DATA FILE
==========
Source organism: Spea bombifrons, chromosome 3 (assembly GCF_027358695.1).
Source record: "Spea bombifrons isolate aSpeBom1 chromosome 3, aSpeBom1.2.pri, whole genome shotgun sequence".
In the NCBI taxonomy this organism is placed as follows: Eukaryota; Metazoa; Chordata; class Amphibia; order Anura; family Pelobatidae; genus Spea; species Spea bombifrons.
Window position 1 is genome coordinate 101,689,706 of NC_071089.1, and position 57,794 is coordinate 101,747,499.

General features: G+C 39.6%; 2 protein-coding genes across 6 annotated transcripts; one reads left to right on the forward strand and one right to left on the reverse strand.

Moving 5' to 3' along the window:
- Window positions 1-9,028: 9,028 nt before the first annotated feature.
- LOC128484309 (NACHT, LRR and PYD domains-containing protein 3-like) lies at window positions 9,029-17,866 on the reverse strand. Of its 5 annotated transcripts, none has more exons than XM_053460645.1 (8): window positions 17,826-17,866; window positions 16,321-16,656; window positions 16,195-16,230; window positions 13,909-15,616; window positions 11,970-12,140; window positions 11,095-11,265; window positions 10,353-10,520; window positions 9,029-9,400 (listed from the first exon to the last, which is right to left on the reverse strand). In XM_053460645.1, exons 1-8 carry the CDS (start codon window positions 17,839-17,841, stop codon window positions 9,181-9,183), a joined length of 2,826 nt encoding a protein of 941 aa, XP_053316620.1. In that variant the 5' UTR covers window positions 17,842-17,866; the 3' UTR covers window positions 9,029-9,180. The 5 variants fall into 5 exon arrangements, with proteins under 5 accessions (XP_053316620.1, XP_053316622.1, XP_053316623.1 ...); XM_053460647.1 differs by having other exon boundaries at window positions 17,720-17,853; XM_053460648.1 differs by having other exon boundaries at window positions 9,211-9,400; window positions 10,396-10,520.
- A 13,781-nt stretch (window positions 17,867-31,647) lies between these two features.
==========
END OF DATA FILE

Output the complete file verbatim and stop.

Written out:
Source organism: Spea bombifrons, chromosome 3 (assembly GCF_027358695.1).
Source record: "Spea bombifrons isolate aSpeBom1 chromosome 3, aSpeBom1.2.pri, whole genome shotgun sequence".
In the NCBI taxonomy this organism is placed as follows: Eukaryota; Metazoa; Chordata; class Amphibia; order Anura; family Pelobatidae; genus Spea; species Spea bombifrons.
Window position 1 is genome coordinate 101,689,706 of NC_071089.1, and position 57,794 is coordinate 101,747,499.

General features: G+C 39.6%; 2 protein-coding genes across 6 annotated transcripts; one reads left to right on the forward strand and one right to left on the reverse strand.

Moving 5' to 3' along the window:
- Window positions 1-9,028: 9,028 nt before the first annotated feature.
- LOC128484309 (NACHT, LRR and PYD domains-containing protein 3-like) lies at window positions 9,029-17,866 on the reverse strand. Of its 5 annotated transcripts, none has more exons than XM_053460645.1 (8): window positions 17,826-17,866; window positions 16,321-16,656; window positions 16,195-16,230; window positions 13,909-15,616; window positions 11,970-12,140; window positions 11,095-11,265; window positions 10,353-10,520; window positions 9,029-9,400 (listed from the first exon to the last, which is right to left on the reverse strand). In XM_053460645.1, exons 1-8 carry the CDS (start codon window positions 17,839-17,841, stop codon window positions 9,181-9,183), a joined length of 2,826 nt encoding a protein of 941 aa, XP_053316620.1. In that variant the 5' UTR covers window positions 17,842-17,866; the 3' UTR covers window positions 9,029-9,180. The 5 variants fall into 5 exon arrangements, with proteins under 5 accessions (XP_053316620.1, XP_053316622.1, XP_053316623.1 ...); XM_053460647.1 differs by having other exon boundaries at window positions 17,720-17,853; XM_053460648.1 differs by having other exon boundaries at window positions 9,211-9,400; window positions 10,396-10,520.
- A 13,781-nt stretch (window positions 17,867-31,647) lies between these two features.